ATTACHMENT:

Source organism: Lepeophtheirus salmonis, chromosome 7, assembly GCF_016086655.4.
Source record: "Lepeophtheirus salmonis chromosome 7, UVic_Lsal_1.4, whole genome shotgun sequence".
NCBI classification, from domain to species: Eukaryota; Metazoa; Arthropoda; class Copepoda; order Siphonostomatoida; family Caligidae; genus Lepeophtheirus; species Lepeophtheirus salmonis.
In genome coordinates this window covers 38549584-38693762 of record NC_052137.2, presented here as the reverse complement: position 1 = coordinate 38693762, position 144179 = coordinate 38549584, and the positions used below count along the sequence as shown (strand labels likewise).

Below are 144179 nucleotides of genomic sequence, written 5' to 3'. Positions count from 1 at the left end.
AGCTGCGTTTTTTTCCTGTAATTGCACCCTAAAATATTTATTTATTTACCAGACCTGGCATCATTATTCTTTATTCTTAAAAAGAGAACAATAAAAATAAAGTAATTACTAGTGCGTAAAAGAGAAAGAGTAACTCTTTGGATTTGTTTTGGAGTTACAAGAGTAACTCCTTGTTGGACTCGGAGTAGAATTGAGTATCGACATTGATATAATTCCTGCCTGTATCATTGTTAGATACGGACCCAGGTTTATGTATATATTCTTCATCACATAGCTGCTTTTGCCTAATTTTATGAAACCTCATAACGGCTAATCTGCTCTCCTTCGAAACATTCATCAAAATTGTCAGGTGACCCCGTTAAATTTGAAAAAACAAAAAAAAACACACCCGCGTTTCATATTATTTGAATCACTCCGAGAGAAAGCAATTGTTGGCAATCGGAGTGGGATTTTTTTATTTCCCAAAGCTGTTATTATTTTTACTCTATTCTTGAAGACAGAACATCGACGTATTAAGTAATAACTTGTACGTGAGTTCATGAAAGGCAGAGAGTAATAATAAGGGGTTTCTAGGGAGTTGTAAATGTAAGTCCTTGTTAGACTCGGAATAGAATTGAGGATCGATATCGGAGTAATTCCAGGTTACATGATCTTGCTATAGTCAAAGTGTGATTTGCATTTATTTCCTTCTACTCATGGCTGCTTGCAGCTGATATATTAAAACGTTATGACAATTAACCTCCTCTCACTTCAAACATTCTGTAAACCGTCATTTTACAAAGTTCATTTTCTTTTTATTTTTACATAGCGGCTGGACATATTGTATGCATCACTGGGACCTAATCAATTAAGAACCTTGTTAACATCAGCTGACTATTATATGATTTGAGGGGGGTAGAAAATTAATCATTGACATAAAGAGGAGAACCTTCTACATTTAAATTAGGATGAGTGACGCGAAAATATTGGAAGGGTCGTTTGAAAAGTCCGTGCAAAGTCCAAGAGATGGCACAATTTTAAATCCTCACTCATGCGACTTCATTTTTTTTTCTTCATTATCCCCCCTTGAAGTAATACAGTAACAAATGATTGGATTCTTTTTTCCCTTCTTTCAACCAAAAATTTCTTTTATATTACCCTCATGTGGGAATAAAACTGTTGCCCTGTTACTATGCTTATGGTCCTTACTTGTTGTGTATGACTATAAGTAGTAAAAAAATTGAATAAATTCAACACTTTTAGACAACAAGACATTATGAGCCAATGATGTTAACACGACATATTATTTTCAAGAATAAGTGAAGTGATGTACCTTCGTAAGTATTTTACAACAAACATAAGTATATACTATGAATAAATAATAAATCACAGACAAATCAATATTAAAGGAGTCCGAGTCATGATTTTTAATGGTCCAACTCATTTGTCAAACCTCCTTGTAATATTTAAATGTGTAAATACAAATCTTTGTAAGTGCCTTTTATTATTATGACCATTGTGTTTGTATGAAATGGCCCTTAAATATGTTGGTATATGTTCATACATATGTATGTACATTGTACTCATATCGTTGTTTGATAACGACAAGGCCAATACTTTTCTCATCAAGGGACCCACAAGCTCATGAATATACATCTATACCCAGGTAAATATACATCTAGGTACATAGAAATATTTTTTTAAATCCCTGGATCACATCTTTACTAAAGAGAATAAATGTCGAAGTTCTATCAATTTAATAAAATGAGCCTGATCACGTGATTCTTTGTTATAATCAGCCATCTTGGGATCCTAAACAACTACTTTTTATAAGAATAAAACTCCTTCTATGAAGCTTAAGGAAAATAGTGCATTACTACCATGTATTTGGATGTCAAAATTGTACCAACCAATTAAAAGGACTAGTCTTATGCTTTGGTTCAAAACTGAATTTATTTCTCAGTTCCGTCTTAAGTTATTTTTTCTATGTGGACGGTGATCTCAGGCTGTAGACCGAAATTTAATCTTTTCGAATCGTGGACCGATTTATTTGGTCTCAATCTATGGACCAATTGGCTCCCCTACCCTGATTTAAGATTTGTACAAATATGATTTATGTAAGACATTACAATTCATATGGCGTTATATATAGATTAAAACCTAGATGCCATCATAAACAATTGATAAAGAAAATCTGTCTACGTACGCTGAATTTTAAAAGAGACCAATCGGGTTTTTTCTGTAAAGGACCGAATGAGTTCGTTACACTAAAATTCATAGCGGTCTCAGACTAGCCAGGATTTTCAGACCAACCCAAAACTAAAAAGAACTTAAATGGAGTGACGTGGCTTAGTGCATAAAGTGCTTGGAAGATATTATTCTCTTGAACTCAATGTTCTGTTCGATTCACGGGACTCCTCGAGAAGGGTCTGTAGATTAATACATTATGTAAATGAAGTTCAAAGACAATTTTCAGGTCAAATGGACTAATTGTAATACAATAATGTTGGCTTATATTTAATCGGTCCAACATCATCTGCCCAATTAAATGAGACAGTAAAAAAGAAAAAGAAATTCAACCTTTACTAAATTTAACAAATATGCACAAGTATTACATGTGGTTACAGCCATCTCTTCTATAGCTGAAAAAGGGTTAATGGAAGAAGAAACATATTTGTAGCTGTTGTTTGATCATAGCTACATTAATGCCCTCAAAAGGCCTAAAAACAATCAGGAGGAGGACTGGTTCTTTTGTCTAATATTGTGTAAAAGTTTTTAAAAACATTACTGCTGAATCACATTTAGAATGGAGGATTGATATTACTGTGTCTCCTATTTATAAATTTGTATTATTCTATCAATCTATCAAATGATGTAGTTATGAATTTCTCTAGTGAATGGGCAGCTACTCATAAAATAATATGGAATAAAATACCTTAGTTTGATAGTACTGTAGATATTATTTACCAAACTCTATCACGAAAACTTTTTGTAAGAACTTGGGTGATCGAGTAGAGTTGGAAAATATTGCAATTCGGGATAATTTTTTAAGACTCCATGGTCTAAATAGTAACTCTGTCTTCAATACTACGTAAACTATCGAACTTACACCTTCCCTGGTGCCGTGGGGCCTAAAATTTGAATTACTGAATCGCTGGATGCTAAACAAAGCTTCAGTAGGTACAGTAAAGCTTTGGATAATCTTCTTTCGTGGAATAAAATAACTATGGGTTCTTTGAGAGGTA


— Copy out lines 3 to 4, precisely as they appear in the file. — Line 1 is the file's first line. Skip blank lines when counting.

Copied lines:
NCBI classification, from domain to species: Eukaryota; Metazoa; Arthropoda; class Copepoda; order Siphonostomatoida; family Caligidae; genus Lepeophtheirus; species Lepeophtheirus salmonis.
In genome coordinates this window covers 38549584-38693762 of record NC_052137.2, presented here as the reverse complement: position 1 = coordinate 38693762, position 144179 = coordinate 38549584, and the positions used below count along the sequence as shown (strand labels likewise).